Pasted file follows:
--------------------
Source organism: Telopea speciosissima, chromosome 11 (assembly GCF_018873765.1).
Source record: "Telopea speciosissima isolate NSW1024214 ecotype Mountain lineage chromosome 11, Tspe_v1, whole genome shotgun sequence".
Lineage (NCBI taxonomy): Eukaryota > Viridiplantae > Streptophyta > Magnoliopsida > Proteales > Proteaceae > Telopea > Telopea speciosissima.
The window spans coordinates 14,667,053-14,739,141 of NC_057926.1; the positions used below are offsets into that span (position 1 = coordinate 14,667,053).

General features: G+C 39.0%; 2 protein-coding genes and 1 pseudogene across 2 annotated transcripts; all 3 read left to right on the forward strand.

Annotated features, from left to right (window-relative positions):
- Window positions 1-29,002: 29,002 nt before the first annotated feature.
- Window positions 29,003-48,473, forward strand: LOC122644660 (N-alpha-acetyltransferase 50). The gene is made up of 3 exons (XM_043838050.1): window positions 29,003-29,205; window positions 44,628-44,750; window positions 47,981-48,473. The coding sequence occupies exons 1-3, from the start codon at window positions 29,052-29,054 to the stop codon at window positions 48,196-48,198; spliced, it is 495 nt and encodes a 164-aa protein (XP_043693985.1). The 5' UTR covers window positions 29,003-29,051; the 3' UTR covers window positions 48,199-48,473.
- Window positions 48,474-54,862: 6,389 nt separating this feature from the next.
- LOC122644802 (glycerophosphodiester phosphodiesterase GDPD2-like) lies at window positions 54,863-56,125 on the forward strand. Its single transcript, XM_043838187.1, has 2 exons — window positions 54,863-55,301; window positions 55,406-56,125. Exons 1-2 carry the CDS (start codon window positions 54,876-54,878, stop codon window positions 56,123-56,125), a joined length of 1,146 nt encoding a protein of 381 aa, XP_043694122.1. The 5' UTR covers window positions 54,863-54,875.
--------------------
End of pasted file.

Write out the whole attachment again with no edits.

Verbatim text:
Source organism: Telopea speciosissima, chromosome 11 (assembly GCF_018873765.1).
Source record: "Telopea speciosissima isolate NSW1024214 ecotype Mountain lineage chromosome 11, Tspe_v1, whole genome shotgun sequence".
Lineage (NCBI taxonomy): Eukaryota > Viridiplantae > Streptophyta > Magnoliopsida > Proteales > Proteaceae > Telopea > Telopea speciosissima.
The window spans coordinates 14,667,053-14,739,141 of NC_057926.1; the positions used below are offsets into that span (position 1 = coordinate 14,667,053).

General features: G+C 39.0%; 2 protein-coding genes and 1 pseudogene across 2 annotated transcripts; all 3 read left to right on the forward strand.

Annotated features, from left to right (window-relative positions):
- Window positions 1-29,002: 29,002 nt before the first annotated feature.
- Window positions 29,003-48,473, forward strand: LOC122644660 (N-alpha-acetyltransferase 50). The gene is made up of 3 exons (XM_043838050.1): window positions 29,003-29,205; window positions 44,628-44,750; window positions 47,981-48,473. The coding sequence occupies exons 1-3, from the start codon at window positions 29,052-29,054 to the stop codon at window positions 48,196-48,198; spliced, it is 495 nt and encodes a 164-aa protein (XP_043693985.1). The 5' UTR covers window positions 29,003-29,051; the 3' UTR covers window positions 48,199-48,473.
- Window positions 48,474-54,862: 6,389 nt separating this feature from the next.
- LOC122644802 (glycerophosphodiester phosphodiesterase GDPD2-like) lies at window positions 54,863-56,125 on the forward strand. Its single transcript, XM_043838187.1, has 2 exons — window positions 54,863-55,301; window positions 55,406-56,125. Exons 1-2 carry the CDS (start codon window positions 54,876-54,878, stop codon window positions 56,123-56,125), a joined length of 1,146 nt encoding a protein of 381 aa, XP_043694122.1. The 5' UTR covers window positions 54,863-54,875.